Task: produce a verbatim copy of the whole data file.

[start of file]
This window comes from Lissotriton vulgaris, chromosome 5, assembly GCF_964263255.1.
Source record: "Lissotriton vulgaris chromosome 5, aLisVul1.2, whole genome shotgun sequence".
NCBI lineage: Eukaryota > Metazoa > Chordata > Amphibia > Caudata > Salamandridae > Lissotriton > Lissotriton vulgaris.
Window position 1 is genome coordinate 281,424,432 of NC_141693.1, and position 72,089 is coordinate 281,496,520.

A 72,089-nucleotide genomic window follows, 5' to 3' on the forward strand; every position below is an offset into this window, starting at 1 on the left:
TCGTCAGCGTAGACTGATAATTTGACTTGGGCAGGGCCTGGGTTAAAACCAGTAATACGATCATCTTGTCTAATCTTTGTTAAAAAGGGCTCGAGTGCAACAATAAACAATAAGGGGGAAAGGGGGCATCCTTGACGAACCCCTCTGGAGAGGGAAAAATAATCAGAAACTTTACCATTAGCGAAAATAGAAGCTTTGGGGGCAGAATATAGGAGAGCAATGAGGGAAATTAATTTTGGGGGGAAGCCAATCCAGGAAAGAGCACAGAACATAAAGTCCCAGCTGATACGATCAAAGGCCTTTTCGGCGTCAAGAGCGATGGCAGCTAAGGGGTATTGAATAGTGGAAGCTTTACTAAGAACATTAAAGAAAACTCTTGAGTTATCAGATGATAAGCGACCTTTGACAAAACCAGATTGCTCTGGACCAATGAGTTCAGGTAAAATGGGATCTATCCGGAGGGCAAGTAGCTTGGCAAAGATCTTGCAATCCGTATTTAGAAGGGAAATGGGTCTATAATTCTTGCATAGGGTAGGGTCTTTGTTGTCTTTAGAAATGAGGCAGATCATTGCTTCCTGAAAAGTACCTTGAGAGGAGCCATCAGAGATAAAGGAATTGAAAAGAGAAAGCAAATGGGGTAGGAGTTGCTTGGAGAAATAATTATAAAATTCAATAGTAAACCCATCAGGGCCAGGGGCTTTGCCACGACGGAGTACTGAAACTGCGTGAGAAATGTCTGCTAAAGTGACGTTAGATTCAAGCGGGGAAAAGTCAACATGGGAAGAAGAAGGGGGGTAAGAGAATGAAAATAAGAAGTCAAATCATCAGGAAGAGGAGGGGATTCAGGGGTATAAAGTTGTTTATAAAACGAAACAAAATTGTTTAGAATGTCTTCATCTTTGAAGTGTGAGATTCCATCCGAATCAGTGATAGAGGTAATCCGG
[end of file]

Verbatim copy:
This window comes from Lissotriton vulgaris, chromosome 5, assembly GCF_964263255.1.
Source record: "Lissotriton vulgaris chromosome 5, aLisVul1.2, whole genome shotgun sequence".
NCBI lineage: Eukaryota > Metazoa > Chordata > Amphibia > Caudata > Salamandridae > Lissotriton > Lissotriton vulgaris.
Window position 1 is genome coordinate 281,424,432 of NC_141693.1, and position 72,089 is coordinate 281,496,520.

A 72,089-nucleotide genomic window follows, 5' to 3' on the forward strand; every position below is an offset into this window, starting at 1 on the left:
TCGTCAGCGTAGACTGATAATTTGACTTGGGCAGGGCCTGGGTTAAAACCAGTAATACGATCATCTTGTCTAATCTTTGTTAAAAAGGGCTCGAGTGCAACAATAAACAATAAGGGGGAAAGGGGGCATCCTTGACGAACCCCTCTGGAGAGGGAAAAATAATCAGAAACTTTACCATTAGCGAAAATAGAAGCTTTGGGGGCAGAATATAGGAGAGCAATGAGGGAAATTAATTTTGGGGGGAAGCCAATCCAGGAAAGAGCACAGAACATAAAGTCCCAGCTGATACGATCAAAGGCCTTTTCGGCGTCAAGAGCGATGGCAGCTAAGGGGTATTGAATAGTGGAAGCTTTACTAAGAACATTAAAGAAAACTCTTGAGTTATCAGATGATAAGCGACCTTTGACAAAACCAGATTGCTCTGGACCAATGAGTTCAGGTAAAATGGGATCTATCCGGAGGGCAAGTAGCTTGGCAAAGATCTTGCAATCCGTATTTAGAAGGGAAATGGGTCTATAATTCTTGCATAGGGTAGGGTCTTTGTTGTCTTTAGAAATGAGGCAGATCATTGCTTCCTGAAAAGTACCTTGAGAGGAGCCATCAGAGATAAAGGAATTGAAAAGAGAAAGCAAATGGGGTAGGAGTTGCTTGGAGAAATAATTATAAAATTCAATAGTAAACCCATCAGGGCCAGGGGCTTTGCCACGACGGAGTACTGAAACTGCGTGAGAAATGTCTGCTAAAGTGACGTTAGATTCAAGCGGGGAAAAGTCAACATGGGAAGAAGAAGGGGGGTAAGAGAATGAAAATAAGAAGTCAAATCATCAGGAAGAGGAGGGGATTCAGGGGTATAAAGTTGTTTATAAAACGAAACAAAATTGTTTAGAATGTCTTCATCTTTGAAGTGTGAGATTCCATCCGAATCAGTGATAGAGGTAATCCGG